Solvent refining (alloying) has been proposed as a potential metallurgical method for the removal of B and P from silicon, which involves melting silicon with a metal to form a phase that has higher affinity for B and P than does silicon. The added metal together with B and P absorbed from silicon must then be separated from silicon, either by chemical or physical methods [5]. Several metals have been investigated as a candidate for the role of getter metal in solvent refining of silicon, such as Fe, Al, Ca, Ti or Zr) [11–15]. Considering the price and purity, Fe is the best candidate for the proposed process due to its primarily characteristics of high affinity towards B and P, abundance, and low cost, as well as the recyclability of the remaining alloy (ferrosilicon) [16]. However, previous studies utilized normal Fe with higher contents of B and P to purify MG-Si, and the B and P from normal Fe can be incorporated into the silicon. To the best of our knowledge, pure Fe with low B and P has never been used as the impurity getter to purify MG-Si, not even to purify silicon during the formation of silicon. The formation mechanism of silicon shows that silicon is mainly generated by the carbothermic reaction of SiC with SiO2[17–19]. Additionally, iron oxide is a major impurity in the SiC and SiO2, and the Fe originating from iron oxide can dissolve in the silicon easily during the formation process of silicon, however, the concentrations of Fe in the SiC and SiO2 are less than 1 wt.%, which is not enough to capture the B and P from silicon. As is well known, the B and P in molten Fe can be removed to an ultralow level by oxygen blowing and vacuum refining. Namely, the iron oxide fabricated by the pure Fe can also exhibit ultralow contents of B and P. Therefore, adding an excess of pure iron oxide can directly provide sufficient pure Fe to favor B and P during the formation process of silicon.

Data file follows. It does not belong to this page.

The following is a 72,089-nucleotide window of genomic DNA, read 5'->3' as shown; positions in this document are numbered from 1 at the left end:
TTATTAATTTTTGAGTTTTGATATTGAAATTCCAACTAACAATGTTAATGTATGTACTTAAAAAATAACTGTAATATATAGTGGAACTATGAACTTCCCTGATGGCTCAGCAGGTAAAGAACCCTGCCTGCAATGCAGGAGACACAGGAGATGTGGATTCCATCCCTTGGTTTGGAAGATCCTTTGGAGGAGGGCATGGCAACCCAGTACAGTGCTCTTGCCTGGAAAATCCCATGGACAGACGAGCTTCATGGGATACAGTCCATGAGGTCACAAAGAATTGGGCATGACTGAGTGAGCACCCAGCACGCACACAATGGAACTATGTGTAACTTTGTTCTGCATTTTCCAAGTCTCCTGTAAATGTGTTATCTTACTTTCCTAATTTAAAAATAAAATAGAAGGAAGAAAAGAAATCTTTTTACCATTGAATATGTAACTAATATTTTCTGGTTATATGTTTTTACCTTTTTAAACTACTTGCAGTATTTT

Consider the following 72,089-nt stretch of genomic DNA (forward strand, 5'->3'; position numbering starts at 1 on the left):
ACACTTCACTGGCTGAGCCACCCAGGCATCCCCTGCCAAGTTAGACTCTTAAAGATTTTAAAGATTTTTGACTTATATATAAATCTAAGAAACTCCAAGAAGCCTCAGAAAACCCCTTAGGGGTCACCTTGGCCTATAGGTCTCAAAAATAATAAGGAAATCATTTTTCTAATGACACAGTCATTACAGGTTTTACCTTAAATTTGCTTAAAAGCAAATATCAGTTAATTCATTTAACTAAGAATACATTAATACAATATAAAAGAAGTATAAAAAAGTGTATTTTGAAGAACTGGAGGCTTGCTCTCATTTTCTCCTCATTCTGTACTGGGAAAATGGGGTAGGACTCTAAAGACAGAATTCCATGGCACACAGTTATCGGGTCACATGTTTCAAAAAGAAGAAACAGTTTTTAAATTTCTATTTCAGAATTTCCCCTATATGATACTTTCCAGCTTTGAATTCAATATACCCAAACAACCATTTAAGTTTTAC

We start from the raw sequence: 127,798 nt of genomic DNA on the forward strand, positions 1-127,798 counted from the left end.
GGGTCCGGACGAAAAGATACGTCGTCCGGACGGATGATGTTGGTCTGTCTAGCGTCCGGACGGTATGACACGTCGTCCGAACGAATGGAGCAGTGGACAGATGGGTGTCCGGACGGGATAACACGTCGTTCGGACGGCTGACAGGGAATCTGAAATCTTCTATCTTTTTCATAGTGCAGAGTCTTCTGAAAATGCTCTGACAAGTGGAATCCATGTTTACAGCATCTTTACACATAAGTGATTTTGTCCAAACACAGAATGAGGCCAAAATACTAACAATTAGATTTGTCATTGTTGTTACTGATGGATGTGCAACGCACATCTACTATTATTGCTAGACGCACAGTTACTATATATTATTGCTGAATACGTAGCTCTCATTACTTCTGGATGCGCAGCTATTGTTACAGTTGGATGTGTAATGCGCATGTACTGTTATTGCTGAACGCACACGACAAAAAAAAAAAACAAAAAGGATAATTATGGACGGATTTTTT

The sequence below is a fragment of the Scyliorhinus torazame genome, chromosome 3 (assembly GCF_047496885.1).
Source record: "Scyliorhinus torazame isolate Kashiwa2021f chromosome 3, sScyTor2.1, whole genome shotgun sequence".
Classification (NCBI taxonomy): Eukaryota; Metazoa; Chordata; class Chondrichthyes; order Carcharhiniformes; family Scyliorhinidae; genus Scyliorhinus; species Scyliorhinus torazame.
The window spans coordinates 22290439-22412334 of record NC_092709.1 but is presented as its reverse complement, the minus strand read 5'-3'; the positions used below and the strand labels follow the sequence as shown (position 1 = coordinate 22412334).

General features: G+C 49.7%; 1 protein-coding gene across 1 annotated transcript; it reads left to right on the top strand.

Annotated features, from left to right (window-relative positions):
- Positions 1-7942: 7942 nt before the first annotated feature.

In the present work, therefore, with excess pure Iron oxide (FeO, with low B and P) added and mixed with SiC and SiO2, a complete production of high-purity silicon with low B and P for solar cells was successfully realized by the reaction of SiC with SiO2 and FeO that firstly which forms a Si-Fe alloy, and is followed by milling and acid leaching. FeO was used as the impurity getter to capture B and P during the formation process of silicon. The characterizations of the milled Si-Fe alloy powder were analyzed. The mechanisms of gaining silicon with low B and P were analyzed, and the new strategy was compared with the Siemens process.

2Experimental2.1Materials

The raw materials of SiC (6H-SiC, 99.99 wt.%, average grain size of 12.38 μm), quartz sand (a-quartz, 99.99 wt.%, average grain size of 0.15 cm) and FeO (99.99 wt.%, average grain size of 1.46 μm) were commercially available and directly used without further purification. A SiC plate consist of 99.5 wt.% SiC and 0.5 wt.% Fe2O3 was also used in this work. Carboxy methyl cellulose (CMC) was used as the binder. Furthermore, reagents-grade chemical and deionized water were used.

2.2Process

Fig. 1a–c shows the experimental setup and process for the synthesis of silicon by the carbothermic reaction of SiC with SiO2 and FeO. In a typical experimental procedure (Fig. 1c), a mixture of SiC, quartz sand, FeO, CMC and high-purity water was firstly mixed with vigorous stirring for 4 h. The molar ratio of SiC to SiO2 was 2:1 and the proportion of FeO is 15 wt.%. The amounts of CMC and high-purity water were 0.1 wt.% and 5.0 wt.%, respectively. Then, the as-prepared mixture was pelletized at 45 MPa for 3 min. The dimensions of the uniform cylinder pellets were 20 mm × 25 mm. Afterwards, the pellets were dried at 60℃ for 25 min. Subsequently, the dried pellets were placed into a small graphite crucible (99.99 wt.% purity) with a SiC cover plate, and loaded into a large graphite crucible (99.99 wt.% purity). Finally, the large graphite crucible was introduced to the chamber of a graphite resistance furnace (a layer of 6H-SiC was used under the pellets). Prior to heating, the furnace chamber was evacuated to a pressure of 10−2 Pa. The temperature was monitored by an optical pyrometer (infrared radiation thermometer), which was calibrated by a tungsten-rhenium thermocouple. The specimens were heated from room temperature to 1950 ℃ at a rate of 25℃/min and maintained at the temperature for 90 min, followed by furnace-cooling to the ambient temperature. The product was milled by carnelian, and the powder was added into a 10 wt.% HF solution at 75 ℃ for four hours to remove the surface oxide layer on the surface of the silicon and to dissolve the metallic element. Acetic acid was also added (20% vol) to enhance the wetting of the fine particles [20]. The residue after leaching, being silicon, was then rinsed thoroughly with deionized water and dried in a vacuum at 80℃ for three hours to obtain the final product.